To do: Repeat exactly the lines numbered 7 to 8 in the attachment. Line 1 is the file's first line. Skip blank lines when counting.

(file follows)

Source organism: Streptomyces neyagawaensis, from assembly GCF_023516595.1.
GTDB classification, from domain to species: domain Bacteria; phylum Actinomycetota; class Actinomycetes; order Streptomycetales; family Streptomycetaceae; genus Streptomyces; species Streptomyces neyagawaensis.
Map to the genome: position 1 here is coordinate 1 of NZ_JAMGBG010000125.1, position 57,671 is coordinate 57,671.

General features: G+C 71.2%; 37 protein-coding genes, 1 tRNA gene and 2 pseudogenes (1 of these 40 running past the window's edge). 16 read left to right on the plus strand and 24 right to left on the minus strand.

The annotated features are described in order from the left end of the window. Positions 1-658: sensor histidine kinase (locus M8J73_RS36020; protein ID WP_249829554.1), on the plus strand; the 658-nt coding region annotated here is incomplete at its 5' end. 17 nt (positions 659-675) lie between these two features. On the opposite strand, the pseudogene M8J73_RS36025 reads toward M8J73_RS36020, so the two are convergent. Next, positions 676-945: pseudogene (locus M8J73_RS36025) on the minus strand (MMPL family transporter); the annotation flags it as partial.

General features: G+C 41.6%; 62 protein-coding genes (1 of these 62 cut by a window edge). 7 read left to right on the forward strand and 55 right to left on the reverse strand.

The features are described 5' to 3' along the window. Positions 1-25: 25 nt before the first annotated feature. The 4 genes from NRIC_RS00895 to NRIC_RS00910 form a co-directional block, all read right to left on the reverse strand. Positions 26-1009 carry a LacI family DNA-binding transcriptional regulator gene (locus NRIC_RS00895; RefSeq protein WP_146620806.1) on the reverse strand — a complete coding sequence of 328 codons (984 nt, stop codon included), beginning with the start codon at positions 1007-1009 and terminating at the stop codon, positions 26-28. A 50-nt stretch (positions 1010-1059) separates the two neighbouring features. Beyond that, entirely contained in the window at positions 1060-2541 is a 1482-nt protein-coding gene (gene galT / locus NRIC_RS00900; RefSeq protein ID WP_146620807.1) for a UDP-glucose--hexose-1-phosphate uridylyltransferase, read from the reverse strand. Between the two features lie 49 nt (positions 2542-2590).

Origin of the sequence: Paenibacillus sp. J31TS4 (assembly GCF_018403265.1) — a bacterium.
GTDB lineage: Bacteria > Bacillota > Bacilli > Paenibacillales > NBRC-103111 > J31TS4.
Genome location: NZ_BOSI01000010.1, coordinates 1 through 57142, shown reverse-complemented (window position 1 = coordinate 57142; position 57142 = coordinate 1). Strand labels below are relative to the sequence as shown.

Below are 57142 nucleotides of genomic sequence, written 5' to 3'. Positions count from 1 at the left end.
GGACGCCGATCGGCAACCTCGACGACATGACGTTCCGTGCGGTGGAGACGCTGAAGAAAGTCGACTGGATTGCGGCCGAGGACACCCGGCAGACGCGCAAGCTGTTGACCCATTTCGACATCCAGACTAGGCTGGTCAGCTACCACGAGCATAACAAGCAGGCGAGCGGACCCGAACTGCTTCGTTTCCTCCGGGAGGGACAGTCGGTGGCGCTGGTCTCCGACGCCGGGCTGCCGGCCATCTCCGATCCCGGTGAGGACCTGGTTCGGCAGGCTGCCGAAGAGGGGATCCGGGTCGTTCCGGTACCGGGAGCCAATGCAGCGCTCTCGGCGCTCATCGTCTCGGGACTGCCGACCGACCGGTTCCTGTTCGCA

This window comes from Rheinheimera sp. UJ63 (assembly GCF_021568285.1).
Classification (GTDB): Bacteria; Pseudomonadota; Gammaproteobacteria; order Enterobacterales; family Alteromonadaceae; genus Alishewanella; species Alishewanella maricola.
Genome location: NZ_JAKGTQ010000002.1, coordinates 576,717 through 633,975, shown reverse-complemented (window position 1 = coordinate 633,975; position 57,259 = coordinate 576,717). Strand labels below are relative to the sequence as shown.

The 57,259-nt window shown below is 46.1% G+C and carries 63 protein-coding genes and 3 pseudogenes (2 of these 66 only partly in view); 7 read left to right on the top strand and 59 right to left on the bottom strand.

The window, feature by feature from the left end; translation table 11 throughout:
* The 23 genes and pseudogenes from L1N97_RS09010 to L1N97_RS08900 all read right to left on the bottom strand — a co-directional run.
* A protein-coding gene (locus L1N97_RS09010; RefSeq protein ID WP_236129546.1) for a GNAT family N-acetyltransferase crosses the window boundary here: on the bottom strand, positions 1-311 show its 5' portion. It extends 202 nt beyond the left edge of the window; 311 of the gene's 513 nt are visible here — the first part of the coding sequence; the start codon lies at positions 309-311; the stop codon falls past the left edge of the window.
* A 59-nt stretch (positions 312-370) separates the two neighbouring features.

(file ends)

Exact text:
The features are described 5' to 3' along the window. Positions 1-25: 25 nt before the first annotated feature. The 4 genes from NRIC_RS00895 to NRIC_RS00910 form a co-directional block, all read right to left on the reverse strand. Positions 26-1009 carry a LacI family DNA-binding transcriptional regulator gene (locus NRIC_RS00895; RefSeq protein WP_146620806.1) on the reverse strand — a complete coding sequence of 328 codons (984 nt, stop codon included), beginning with the start codon at positions 1007-1009 and terminating at the stop codon, positions 26-28. A 50-nt stretch (positions 1010-1059) separates the two neighbouring features. Beyond that, entirely contained in the window at positions 1060-2541 is a 1482-nt protein-coding gene (gene galT / locus NRIC_RS00900; RefSeq protein ID WP_146620807.1) for a UDP-glucose--hexose-1-phosphate uridylyltransferase, read from the reverse strand. Between the two features lie 49 nt (positions 2542-2590).

Origin of the sequence: Paenibacillus sp. J31TS4 (assembly GCF_018403265.1) — a bacterium.